Vanishing Lakes: Great Salt Lake

By Matthew C. Pace

Apr 14 2023

Great Salt Lake is a shallow, highly saline, terminal lake situated in northern Utah. The Goshute call the lake Pi'a-pa ("big water") or Ti'tsa-pa ("bad water"). With water that is naturally saltier than the ocean and has high heavy metal concentrations, only plants that can withstand extreme environments call the Great Salt Lake home. The lake is also a major nesting and feeding site for migratory water fowl. The New York Botanical Garden led a multi-decade floristic inventory of the greater Intermountain region, including the Great Salt Lake, making NYBG a major source for regional botanical information.

Great Salt Lake is the remnant of ancient Lake Bonneville (which covered modern-day Great Salt Lake and the adjacent Great Salt Lake salt flats), and it has been undergoing long-term drying for the last several thousand years. The rate of drying has increased substantially over the last two decades due to the diversion of rivers, the decline of snow melt, and the ongoing megadrought of the North American southwest. The lake reached a record low area of ca. 950 sq miles in 2022, vs. ca. 3,300 sq miles in 1987.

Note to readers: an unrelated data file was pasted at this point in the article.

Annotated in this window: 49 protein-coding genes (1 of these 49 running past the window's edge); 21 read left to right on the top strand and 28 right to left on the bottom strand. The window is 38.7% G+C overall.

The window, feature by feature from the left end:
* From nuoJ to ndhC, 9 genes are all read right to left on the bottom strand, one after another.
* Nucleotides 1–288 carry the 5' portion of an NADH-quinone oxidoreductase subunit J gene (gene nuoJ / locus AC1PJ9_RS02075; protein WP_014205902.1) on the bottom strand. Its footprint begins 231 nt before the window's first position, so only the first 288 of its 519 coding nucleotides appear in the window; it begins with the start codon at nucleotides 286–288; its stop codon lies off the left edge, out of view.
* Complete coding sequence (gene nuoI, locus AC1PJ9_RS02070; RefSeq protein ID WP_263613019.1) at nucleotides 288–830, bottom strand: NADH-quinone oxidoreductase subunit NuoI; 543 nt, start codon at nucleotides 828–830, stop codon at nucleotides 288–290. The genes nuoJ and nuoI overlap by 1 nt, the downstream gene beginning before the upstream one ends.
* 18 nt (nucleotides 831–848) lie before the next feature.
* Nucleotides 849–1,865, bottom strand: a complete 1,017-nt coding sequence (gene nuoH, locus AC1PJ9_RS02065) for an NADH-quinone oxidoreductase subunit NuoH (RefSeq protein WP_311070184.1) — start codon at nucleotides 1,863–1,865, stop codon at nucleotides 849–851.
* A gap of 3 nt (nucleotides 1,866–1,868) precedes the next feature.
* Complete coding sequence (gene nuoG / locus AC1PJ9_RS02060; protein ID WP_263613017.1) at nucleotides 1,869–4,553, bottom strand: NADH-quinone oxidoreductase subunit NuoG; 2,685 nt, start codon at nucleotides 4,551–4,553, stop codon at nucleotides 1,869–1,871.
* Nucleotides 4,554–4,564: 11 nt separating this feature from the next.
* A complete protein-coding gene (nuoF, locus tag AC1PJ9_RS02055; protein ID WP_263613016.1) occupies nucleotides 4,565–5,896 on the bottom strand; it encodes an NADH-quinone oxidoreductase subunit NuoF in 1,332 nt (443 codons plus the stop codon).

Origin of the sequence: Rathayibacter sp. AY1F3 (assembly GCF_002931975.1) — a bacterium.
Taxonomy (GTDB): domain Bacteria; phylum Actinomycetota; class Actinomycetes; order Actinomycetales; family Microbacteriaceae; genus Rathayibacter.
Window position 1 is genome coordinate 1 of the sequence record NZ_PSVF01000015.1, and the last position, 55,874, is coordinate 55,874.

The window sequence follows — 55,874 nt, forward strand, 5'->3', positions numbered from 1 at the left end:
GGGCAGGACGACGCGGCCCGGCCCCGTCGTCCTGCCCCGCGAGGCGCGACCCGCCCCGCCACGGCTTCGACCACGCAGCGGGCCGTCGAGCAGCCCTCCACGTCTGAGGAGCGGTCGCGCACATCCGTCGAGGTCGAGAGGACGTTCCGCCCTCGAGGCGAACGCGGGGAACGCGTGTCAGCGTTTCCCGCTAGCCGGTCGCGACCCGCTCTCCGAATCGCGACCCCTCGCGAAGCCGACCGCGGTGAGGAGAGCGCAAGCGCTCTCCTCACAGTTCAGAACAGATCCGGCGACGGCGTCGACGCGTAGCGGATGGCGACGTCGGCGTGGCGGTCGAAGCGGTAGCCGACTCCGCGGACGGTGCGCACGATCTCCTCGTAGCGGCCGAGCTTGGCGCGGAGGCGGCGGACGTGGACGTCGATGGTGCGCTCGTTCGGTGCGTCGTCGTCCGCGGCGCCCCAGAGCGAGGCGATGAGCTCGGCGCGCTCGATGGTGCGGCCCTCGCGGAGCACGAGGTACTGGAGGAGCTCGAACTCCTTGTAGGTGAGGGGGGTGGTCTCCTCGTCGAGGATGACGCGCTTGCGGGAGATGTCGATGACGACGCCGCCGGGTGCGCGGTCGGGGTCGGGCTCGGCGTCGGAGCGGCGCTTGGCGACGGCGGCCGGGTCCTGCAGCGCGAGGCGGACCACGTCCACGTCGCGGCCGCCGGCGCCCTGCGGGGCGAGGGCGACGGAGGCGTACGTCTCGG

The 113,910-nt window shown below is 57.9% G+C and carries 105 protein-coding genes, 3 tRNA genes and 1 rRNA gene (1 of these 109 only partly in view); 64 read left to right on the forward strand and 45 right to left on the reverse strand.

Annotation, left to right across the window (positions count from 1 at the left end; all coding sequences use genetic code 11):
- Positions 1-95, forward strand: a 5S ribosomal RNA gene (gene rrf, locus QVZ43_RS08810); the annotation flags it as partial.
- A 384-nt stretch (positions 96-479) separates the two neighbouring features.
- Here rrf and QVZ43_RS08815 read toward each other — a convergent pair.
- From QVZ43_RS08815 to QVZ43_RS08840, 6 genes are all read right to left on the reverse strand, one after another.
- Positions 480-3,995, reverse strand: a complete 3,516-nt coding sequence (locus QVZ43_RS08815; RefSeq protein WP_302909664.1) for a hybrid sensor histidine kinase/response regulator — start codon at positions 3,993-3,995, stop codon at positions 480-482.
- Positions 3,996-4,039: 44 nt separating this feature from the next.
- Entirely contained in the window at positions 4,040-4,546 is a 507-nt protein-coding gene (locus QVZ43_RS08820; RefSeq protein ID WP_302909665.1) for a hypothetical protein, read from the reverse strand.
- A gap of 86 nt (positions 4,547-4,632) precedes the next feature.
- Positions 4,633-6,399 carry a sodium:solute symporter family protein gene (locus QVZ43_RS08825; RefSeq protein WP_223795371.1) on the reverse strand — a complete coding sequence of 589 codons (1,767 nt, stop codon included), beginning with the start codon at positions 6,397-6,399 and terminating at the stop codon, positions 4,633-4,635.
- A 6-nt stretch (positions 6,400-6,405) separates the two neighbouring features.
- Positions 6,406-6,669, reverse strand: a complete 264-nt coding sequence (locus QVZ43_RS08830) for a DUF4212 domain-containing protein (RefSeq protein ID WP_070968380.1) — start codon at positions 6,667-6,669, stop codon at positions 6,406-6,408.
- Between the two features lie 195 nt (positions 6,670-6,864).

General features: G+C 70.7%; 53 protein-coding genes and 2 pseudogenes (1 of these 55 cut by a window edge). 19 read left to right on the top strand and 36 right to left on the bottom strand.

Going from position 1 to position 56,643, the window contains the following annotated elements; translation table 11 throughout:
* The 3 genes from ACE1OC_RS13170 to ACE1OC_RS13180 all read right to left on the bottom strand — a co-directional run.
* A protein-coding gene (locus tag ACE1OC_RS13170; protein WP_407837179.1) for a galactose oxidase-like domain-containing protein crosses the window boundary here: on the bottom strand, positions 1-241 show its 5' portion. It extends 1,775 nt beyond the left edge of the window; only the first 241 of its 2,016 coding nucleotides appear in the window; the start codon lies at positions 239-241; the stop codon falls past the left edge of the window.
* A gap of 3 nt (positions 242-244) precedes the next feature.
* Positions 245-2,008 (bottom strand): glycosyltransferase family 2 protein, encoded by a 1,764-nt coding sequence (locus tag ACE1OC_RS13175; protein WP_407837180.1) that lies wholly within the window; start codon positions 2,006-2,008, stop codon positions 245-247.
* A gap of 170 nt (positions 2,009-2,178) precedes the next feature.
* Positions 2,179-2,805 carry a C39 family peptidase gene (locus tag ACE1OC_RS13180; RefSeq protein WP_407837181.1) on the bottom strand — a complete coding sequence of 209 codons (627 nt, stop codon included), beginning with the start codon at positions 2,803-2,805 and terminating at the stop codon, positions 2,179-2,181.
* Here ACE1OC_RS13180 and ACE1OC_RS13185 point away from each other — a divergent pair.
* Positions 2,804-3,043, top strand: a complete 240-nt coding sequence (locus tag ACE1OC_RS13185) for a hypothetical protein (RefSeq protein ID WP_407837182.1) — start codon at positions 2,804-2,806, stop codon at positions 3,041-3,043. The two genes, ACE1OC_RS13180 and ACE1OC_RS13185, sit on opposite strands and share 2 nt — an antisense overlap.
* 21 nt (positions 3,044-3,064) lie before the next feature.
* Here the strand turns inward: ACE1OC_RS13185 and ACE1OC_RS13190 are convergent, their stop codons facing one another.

Great Salt Lake concentrates salts and toxic heavy metals from the surrounding alkaline desert ecosystems, leading to the deposition of high levels of mercury, lead, nickel, arsenic, and selenium. As the lake dries and the lake bed is exposed, winds blow clouds of toxic heavymetal-laden dust over Salt Lake City, with severe implications for human and wildlife health. Plants that naturally occur in Great Salt Lake ecosystems have evolved to survive arid and high-salt environments, although it is unclear how these remarkable plants will adapt to rapidly changing conditions as the Great Salt Lake continues to dry.

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